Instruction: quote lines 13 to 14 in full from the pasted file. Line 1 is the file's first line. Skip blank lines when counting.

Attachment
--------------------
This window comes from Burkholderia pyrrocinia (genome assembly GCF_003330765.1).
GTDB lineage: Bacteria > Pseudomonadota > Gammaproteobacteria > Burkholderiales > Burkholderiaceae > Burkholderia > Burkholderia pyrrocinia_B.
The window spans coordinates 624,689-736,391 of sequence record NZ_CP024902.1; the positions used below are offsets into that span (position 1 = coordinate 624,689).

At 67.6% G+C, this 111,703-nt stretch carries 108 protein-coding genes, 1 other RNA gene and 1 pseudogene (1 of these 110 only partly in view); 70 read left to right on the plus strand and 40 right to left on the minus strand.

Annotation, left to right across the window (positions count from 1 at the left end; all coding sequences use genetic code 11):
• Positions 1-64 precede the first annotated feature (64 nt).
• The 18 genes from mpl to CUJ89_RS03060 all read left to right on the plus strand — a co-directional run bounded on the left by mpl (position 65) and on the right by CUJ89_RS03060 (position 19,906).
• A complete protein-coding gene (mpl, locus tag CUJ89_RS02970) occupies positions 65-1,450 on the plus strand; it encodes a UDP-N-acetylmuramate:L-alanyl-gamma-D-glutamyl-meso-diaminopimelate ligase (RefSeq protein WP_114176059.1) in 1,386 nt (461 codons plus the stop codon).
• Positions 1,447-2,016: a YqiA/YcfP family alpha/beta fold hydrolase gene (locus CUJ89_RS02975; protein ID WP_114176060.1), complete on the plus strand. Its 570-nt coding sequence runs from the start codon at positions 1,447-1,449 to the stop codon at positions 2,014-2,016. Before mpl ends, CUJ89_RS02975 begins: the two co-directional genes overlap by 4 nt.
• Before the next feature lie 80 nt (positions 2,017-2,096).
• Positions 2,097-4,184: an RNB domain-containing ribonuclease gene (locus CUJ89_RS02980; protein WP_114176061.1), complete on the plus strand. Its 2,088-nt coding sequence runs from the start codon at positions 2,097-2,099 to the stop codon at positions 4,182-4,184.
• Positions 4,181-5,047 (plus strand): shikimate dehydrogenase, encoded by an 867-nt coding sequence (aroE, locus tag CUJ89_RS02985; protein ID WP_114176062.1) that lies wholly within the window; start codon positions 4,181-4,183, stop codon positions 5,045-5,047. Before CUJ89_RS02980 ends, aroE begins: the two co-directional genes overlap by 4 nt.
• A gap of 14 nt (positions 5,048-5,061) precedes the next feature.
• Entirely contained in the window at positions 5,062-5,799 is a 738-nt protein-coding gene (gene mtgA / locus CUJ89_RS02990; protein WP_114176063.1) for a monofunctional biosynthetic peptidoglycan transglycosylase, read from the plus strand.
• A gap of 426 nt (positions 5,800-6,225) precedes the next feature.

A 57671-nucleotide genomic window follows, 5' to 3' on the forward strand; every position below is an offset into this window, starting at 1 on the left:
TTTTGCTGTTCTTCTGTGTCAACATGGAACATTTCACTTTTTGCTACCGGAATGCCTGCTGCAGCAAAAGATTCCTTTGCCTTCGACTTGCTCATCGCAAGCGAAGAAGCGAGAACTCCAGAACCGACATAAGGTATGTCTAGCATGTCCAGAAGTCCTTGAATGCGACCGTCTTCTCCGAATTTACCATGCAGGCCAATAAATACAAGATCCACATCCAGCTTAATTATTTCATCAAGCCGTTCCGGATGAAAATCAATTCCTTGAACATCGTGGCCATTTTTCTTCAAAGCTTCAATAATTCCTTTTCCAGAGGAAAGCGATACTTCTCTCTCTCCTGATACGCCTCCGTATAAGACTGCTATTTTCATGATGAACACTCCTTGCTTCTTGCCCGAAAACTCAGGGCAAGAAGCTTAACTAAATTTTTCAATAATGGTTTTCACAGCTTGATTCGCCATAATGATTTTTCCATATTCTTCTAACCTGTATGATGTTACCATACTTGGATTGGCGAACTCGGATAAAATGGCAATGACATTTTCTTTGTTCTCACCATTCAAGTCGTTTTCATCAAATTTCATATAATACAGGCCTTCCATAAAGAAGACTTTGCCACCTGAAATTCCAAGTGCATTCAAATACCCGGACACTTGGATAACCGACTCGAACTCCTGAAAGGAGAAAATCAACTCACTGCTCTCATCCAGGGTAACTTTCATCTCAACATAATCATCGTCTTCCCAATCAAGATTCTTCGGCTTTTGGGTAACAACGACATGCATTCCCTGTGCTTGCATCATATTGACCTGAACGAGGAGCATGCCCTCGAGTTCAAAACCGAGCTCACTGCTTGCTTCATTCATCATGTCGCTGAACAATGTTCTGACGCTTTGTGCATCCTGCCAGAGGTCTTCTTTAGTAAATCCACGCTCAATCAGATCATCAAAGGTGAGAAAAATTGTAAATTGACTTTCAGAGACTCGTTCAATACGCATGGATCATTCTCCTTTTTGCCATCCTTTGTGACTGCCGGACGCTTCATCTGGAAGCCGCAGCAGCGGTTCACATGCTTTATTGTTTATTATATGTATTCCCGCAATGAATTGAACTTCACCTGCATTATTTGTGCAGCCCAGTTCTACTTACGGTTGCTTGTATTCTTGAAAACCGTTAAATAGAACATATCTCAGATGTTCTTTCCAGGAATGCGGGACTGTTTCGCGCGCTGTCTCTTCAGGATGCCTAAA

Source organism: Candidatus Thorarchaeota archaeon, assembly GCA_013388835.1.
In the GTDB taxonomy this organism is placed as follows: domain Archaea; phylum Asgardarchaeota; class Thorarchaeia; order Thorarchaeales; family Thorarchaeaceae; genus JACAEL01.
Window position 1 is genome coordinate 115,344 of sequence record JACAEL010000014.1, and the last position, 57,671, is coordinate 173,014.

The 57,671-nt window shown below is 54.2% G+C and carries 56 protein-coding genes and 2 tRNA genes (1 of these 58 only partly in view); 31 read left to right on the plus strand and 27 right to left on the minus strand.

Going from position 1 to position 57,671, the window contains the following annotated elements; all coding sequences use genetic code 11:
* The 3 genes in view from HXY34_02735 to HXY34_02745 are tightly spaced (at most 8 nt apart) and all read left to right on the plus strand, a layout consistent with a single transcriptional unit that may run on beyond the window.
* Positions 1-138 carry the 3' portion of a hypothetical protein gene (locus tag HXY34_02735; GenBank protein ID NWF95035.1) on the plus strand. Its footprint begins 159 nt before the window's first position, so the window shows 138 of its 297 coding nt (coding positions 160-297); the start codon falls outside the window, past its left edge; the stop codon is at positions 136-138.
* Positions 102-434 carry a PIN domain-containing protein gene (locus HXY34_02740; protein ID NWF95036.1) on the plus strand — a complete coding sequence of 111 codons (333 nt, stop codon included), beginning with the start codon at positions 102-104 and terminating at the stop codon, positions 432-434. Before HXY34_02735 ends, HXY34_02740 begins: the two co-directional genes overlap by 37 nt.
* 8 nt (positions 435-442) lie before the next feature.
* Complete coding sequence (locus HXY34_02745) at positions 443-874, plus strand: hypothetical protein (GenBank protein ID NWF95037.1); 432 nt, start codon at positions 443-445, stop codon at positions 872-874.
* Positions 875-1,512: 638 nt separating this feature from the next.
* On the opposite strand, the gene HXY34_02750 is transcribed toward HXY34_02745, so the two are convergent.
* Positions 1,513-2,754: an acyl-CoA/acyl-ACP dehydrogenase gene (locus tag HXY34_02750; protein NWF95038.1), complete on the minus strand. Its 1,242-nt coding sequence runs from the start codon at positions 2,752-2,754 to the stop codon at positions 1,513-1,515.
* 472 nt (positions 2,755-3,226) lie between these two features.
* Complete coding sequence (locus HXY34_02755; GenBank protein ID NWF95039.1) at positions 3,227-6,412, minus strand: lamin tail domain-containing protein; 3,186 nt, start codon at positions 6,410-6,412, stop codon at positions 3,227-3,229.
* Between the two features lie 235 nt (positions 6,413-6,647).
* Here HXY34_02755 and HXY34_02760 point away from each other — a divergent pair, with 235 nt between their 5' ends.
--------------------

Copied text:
• A gap of 14 nt (positions 5,048-5,061) precedes the next feature.
• Entirely contained in the window at positions 5,062-5,799 is a 738-nt protein-coding gene (gene mtgA / locus CUJ89_RS02990; protein WP_114176063.1) for a monofunctional biosynthetic peptidoglycan transglycosylase, read from the plus strand.